M-J’s Savoury Fougasse

M-J de Mesterton's Savoury Fougasse, Copyright 2009
Fougasse is similar to the Italian bread known as foccaccia. Here is my recipe for a savoury version of the Provençal bread, which was named for the wild gasses created by its yeast-starter. It is different from the sweet, anise-and-orange-flavoured fougasses which are popular at Christmastide.This fougasse serves as an accompaniment to dinner or cheese:

Ingredients for the Yeast-Starter, or “Sponge”

• 1 teaspoon sugar
• 1/2 cup warm water (105–115°F)
• 2 teaspoons active dry yeast (from a 1/4-oz package)
• 1/2 cup of unbleached white flour

Ingredients for the Dough

• 1 more teaspoon of sugar, or a teaspoon of honey if available
• 1 tablespoon of dried herbes de Provence
• 2/3 cup of lukewarm water
• One teaspoon of lemon juice
• 1/3 cup of extra-virgin olive oil, plus 2 tablespoons for brushing your pans and loaves
• 3 1/4 cups unbleached all-purpose flour, plus another half-cup on-hand for the counter, and kneading
• 1 1/2 teaspoons of flaked (Fleur de Sel) sea salt, Himalayan salt crystals, or coarse sea salt

Preparation of Savoury Fougasse
Make the Yeast-Starter:
Stir together sugar and warm water in a mixing bowl. Sprinkle in the yeast, and let stand for about five minutes, until bubbly. Using a whisk, incorporate the half-cup of unbleached white flour into this mixture. Let the starter rise, loosely covered with plastic wrap, 30 minutes.

To Make the Fougasse Dough:

Add sugar, salt, herbes de Provence, water,  lemon juice, 1/3 cup of olive oil, and 11/4 cups flour to the prepared starter, and beat the mixture until smooth. Mix in the remaining 2 cups of white, unbleached flour, 1/2 cup at a time, to form a soft dough.

Turn dough out onto a lightly floured surface and knead, regularly sprinkling the dough’s surface with flour, until smooth and elastic (dough should still be a bit sticky), for about 8 minutes. Form this into a ball and transfer to large bowl with enough olive oil in it to coat the fougasse dough. Cover bowl with plastic wrap and let the dough rise at warm room temperature until doubled in size, 1 to 1 1/2 hours.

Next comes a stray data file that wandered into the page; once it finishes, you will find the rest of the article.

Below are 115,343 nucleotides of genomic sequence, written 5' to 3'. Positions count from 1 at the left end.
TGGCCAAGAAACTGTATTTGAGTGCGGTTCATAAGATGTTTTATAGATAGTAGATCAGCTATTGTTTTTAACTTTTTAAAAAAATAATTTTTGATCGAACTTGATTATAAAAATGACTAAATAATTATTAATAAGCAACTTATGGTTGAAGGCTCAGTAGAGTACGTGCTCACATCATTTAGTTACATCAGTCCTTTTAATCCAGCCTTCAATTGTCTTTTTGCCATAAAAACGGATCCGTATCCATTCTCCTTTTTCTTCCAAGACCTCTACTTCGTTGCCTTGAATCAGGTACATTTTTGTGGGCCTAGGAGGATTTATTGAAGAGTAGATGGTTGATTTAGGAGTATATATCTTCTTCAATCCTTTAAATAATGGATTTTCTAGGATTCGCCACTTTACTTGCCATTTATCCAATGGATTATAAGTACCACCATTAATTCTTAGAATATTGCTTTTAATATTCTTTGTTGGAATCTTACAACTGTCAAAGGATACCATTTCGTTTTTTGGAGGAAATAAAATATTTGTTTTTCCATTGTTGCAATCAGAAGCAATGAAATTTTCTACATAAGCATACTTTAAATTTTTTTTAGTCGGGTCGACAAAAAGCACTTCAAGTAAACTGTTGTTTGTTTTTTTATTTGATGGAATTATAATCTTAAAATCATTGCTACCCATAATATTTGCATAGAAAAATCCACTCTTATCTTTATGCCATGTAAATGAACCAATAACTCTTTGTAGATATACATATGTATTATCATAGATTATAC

Punch down the dough (do not knead), then, with a light hand, divide it into two sections. Flatten each one into an ovate leaf-shape (about 12 inches long and 1/4 inch thick), and then transfer them to baking sheets that have been brushed with olive oil.

With a very sharp knife, make 2-inch incisions at angles, alternating left-to-right, down the length of each oval “leaf,” cutting all the way through. Leave an inch at the outside edges as uncut area. Gently pull the incisions open with your fingers, so that they don’t close during baking. Let the dough rise for about 40 minutes.

Heat the oven to 375°F.
Brush the two fougasse loaves with olive oil, and sprinkle with your preferred salt. Bake until the fougasses are golden brown, and sound hollow when tapped—this should take approximately forty minutes. Remove fougasses from oven and place on a rack to cool. A French rule: never cut and eat bread until it has cooled to room-temperature.

My Savoury Fougasse Dough Is Ideal for an Artisanal Pizza (Photo Shows Dough In the Rising Process)

Photo and Recipe Copyright M-J de Mesterton 2009

M-J's Pizza Provençale, Made with Her Fougasse Dough Recipe

Potée Lorraine

Potée Lorraine
Preparation time: three hours;

Serves approximately six people:

One cup of dried white beans

1 pound of cooking sausage (Italian sausage is fine),
Two pounds of pork shoulder or pork filet, using the smoked variety if available.

Eight ounces of bacon, chopped
One ripe, green cabbage
Four carrots, diced
Two turnips or one rutabaga, diced
Two leeks, white and light green parts chopped

Ten small potatoes
Two cups of trimmed green string beans
Two onions, one of them chopped and one of them left whole, spiked with 3 cloves
Two garlic cloves, ends cut-off and then crushed
One bouquet garni

Soak the white beans overnight.

In a large cast-iron or other heavy pot, sautée the chopped bacon. Add the onion, chopped leeks, finely diced carrots and turnips. Stir-in the crushed garlic, and drop-in the bouquet garni.
Cover the pot and allow the vegetables to sweat for 15 min. Then add the pork shoulder and cover with water. Add salt, pepper, and the spiked onion.
Simmer for 1 hour.
Cut the cabbage into quarters, add it to the pot, discarding its core. Add some water or stock and leave to simmer for another hour and a half.

Add the sausage (pricked with a needle to ensure even cooking), green beans (peeled, washed and cut into long “sticks”) and the peeled potatoes.
Add water if needed and leave to cook for 30 more minutes. The total cooking time will be about 3 hours.
Place the white beans and other vegetables in a large, sturdy serving dish. Slice the meats and peeled sausage, and place them on top. Allow your guests to serve themselves.